Senate's refusal to consider Garland undermines rule of law
© Haiyun Jiang

This great nation has one foundation: the rule of law. Emanating from our Constitution, which establishes the three essential, inextricable branches of government, the American rule of law requires that the arbitrary exercise of power remain subordinate to well-defined legal principles. In the aftermath of President Obama's nomination of D.C. Circuit Chief Judge Merrick GarlandMerrick Brian GarlandA year in, Trump’s pick makes waves at high court Trump thanks Obama for leaving so many judicial vacancies GOP senators fuel Justice Kennedy retirement talk MORE to the Supreme Court, Senate Republicans have continued to maintain that they will refuse to consider the nomination. In addition to demonstrating obstructionism unprecedented in American history — never, in the 100 years since the Judiciary Committee began holding hearings, has a Senate majority simply denied a nominee hearings and a vote — these tactics threaten to undermine the rule of law itself.

Article II, Section 2 of the Constitution establishes the roles the president and the Senate must play in the appointment process: "The President ... shall nominate, and by and with the Advice and Consent of the Senate, shall appoint ... judges of the Supreme Court." In Federalist Paper No. 66, Alexander Hamilton indicated that the Founding Fathers saw the Senate's role as determining whether the president's nominee is qualified for the court, not usurping or halting the nominating process itself: "There will, of course, be no exertion of choice on the part of the Senate. They may defeat one choice of the Executive, and oblige him to make another; but they cannot themselves choose, they can only ratify or reject the choice of the President."

Senate Republicans, however, have not defeated the president's choice. Indeed, they have not disputed that Garland is qualified for this position. Instead, they have elected simply to bypass the process by refusing to start it — to hold the nomination in abeyance for purely political reasons. Senate Republicans are trampling on their constitutional responsibility, and on the oath they swore to carry it out.

For our government to truly be one of laws and not of men, actors within it must put principle above partisanship and power grabs. If Senate Republicans continue to insist that they will not consider Garland's nomination, there is no one who can force them to do so. But in maintaining that posture, they abuse their power. They flout the people's choice to elect Obama to a four-year term. By unilaterally declaring that after three years he can no longer exercise his constitutional responsibility, they shirk their own — invoking an ad hoc principle that they draw not from the Constitution, but from their own desire for electoral gain.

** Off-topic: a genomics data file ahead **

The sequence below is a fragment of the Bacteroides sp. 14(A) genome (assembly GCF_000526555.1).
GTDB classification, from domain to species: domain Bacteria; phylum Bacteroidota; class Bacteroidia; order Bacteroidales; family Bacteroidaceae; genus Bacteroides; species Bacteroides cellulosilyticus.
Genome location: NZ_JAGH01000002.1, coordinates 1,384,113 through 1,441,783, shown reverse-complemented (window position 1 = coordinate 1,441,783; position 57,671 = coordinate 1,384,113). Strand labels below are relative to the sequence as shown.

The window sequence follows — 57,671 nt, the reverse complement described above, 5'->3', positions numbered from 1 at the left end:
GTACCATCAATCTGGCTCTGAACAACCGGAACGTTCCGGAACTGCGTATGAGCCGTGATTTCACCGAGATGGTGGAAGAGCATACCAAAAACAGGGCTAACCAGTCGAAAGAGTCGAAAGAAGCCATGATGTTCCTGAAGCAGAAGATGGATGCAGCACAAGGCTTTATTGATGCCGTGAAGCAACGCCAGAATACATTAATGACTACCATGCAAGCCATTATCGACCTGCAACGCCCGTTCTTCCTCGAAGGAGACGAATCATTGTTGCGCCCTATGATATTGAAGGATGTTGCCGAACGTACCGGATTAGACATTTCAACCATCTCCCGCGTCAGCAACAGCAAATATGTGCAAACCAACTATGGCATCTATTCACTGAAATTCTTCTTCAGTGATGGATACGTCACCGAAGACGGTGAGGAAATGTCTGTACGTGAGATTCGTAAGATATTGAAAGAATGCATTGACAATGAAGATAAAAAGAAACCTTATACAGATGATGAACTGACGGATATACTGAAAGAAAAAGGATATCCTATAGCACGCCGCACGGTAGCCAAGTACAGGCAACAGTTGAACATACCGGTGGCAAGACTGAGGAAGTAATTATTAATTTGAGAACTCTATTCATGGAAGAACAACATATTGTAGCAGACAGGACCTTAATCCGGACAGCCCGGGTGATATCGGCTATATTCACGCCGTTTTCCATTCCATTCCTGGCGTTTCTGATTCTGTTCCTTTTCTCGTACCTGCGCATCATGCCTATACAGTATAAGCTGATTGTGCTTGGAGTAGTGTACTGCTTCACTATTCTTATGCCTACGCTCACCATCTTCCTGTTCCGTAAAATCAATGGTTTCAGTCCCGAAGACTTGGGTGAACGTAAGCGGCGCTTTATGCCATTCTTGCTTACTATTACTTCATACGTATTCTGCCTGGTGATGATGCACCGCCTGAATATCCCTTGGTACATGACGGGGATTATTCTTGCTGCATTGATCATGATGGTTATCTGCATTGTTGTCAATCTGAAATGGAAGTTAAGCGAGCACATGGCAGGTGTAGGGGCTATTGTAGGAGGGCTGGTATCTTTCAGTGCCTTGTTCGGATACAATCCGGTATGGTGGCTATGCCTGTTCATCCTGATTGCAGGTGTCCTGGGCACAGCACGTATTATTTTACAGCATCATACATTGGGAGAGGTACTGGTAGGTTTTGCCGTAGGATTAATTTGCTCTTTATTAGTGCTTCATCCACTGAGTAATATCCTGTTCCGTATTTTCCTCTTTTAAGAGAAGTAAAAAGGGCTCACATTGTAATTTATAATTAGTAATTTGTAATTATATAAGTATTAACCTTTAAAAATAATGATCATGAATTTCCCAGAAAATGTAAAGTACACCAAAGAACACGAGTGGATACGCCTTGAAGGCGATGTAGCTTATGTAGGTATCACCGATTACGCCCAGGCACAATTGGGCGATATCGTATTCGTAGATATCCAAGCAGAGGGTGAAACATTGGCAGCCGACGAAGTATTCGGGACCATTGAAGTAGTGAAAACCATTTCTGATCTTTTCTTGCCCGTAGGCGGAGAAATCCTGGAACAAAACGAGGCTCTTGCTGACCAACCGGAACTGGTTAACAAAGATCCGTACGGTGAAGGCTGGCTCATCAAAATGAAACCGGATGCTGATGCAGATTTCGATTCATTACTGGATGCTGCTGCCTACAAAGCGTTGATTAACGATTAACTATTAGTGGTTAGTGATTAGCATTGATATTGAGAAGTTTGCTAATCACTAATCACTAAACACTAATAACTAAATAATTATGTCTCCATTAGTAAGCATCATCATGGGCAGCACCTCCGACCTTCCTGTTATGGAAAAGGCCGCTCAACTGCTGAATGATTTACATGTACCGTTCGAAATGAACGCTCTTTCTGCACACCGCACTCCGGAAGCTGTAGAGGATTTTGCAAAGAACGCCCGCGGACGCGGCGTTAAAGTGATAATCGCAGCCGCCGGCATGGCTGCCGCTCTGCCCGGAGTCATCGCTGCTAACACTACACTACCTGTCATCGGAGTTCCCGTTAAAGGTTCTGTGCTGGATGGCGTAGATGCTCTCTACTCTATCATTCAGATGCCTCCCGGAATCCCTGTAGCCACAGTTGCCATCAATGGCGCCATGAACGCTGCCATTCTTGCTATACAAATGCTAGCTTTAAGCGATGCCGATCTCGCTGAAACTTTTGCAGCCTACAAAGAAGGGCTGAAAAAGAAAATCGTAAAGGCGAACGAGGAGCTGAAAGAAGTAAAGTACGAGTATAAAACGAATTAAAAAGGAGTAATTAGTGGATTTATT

Such willful flouting of the proper function of government threatens great harm to the rule of law. Indeed, it is the very type of arbitrary action the rule of law is designed to protect against. As American Bar Association (ABA) President Paulette Brown noted last week, one of the ABA's primary goals — "to advance the rule of law" — requires both the president and the Senate to "fulfill constitutional responsibilities" to make, and to act promptly on, nominations to the federal courts. Senate Republicans' obstructionist tactics are clearly contrary to this goal — bringing the same zero-sum wrangling and partisan gridlock to the judicial branch that has left so many Americans frustrated with Congress.

This obstructionism will have real consequences. Not only will it prevent the legal system from functioning as it should — leaving important questions potentially unresolved because of 4-4 ties — it has the potential to permanently alter the place and perception of the Supreme Court in American society. The court should be above this kind of bickering, serving as a beacon for impartial justice, its functioning unrestricted by congressional machinations. The rule of law depends on the trust and faith of the citizenry. Every day on which Senate Republicans turn Obama's nomination ability into a political football, they erode that trust and faith.

It is time to end this dangerous game. Any senator who believes Garland is unqualified to sit on the Supreme Court is free to vote against his nomination. But Senate Republicans are not free to thwart the process our Constitution demands — not without threatening irreparable harm to the country.

Blumenthal is the senior senator from Connecticut, serving since 2011, and is a member of the Senate Judiciary Committee. He previously served as a law clerk for U.S. Supreme Court Justice Harry Blackmun. Frank is president-elect of the Connecticut Bar Association, president of the New England Bar Association and a delegate to the American Bar Association House of Delegates. The opinions expressed here are his own. Follow him on Twitter @montefrank1.